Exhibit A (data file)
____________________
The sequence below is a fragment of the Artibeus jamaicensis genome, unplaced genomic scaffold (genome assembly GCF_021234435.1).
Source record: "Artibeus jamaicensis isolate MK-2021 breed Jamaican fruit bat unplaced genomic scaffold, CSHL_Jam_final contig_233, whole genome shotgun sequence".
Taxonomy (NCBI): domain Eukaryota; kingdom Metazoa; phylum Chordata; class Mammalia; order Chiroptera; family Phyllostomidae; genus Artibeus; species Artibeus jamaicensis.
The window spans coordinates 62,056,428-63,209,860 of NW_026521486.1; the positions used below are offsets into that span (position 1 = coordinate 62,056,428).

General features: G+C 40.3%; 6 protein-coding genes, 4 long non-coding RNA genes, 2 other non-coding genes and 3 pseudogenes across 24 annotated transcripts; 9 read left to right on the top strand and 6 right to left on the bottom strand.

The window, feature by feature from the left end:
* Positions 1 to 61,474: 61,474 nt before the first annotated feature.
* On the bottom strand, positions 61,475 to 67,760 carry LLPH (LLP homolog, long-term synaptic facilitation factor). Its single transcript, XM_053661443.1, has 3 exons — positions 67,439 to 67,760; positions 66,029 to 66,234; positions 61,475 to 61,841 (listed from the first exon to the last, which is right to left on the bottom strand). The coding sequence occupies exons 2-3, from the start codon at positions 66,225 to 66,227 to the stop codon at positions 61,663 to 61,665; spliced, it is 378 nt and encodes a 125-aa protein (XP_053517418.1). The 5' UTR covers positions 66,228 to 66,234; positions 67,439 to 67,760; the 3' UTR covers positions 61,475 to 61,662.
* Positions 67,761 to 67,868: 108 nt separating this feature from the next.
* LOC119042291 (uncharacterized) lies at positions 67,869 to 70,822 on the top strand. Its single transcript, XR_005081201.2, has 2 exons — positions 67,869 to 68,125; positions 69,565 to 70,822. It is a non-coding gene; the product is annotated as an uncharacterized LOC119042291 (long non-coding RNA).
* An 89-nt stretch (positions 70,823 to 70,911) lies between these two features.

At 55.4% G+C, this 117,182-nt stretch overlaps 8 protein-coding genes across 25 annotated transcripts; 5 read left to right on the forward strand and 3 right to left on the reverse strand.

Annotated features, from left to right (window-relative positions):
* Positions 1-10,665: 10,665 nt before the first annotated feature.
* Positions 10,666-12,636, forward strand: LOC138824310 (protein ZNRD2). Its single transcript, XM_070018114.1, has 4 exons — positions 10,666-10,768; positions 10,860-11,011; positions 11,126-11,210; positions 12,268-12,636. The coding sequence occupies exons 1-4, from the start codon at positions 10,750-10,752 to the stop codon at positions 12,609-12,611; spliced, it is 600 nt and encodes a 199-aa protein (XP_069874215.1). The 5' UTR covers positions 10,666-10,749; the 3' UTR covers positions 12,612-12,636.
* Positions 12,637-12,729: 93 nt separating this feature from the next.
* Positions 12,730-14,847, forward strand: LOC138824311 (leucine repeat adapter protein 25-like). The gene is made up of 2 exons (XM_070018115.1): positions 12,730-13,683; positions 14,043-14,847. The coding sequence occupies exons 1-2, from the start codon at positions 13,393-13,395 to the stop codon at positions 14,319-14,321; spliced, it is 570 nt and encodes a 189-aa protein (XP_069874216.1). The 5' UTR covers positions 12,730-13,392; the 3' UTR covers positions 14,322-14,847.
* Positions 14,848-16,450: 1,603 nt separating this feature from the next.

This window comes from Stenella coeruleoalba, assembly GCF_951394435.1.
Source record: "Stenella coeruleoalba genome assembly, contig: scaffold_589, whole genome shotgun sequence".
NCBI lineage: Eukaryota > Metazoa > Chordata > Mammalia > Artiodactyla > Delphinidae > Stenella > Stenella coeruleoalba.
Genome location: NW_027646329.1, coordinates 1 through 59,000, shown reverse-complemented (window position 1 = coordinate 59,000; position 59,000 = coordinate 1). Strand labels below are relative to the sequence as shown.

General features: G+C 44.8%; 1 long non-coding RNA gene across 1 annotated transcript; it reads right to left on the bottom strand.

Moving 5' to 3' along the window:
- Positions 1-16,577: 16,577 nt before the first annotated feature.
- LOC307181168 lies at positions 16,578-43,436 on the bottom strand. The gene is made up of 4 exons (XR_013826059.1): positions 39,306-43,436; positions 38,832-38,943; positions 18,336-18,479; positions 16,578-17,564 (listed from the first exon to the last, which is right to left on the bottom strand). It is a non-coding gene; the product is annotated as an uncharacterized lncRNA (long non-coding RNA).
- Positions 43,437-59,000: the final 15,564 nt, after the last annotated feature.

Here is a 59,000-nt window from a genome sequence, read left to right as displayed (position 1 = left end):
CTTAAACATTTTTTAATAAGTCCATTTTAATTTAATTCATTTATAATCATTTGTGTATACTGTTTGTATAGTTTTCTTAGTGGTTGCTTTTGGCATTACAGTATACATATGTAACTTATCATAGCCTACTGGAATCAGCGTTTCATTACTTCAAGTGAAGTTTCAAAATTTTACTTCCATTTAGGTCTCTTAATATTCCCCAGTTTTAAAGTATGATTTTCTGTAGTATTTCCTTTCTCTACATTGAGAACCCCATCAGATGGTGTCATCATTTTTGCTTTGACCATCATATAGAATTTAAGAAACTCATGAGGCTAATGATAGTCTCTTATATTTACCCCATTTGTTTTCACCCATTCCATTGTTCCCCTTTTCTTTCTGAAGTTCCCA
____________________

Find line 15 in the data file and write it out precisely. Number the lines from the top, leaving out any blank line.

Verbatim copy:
* Positions 10,666-12,636, forward strand: LOC138824310 (protein ZNRD2). Its single transcript, XM_070018114.1, has 4 exons — positions 10,666-10,768; positions 10,860-11,011; positions 11,126-11,210; positions 12,268-12,636. The coding sequence occupies exons 1-4, from the start codon at positions 10,750-10,752 to the stop codon at positions 12,609-12,611; spliced, it is 600 nt and encodes a 199-aa protein (XP_069874215.1). The 5' UTR covers positions 10,666-10,749; the 3' UTR covers positions 12,612-12,636.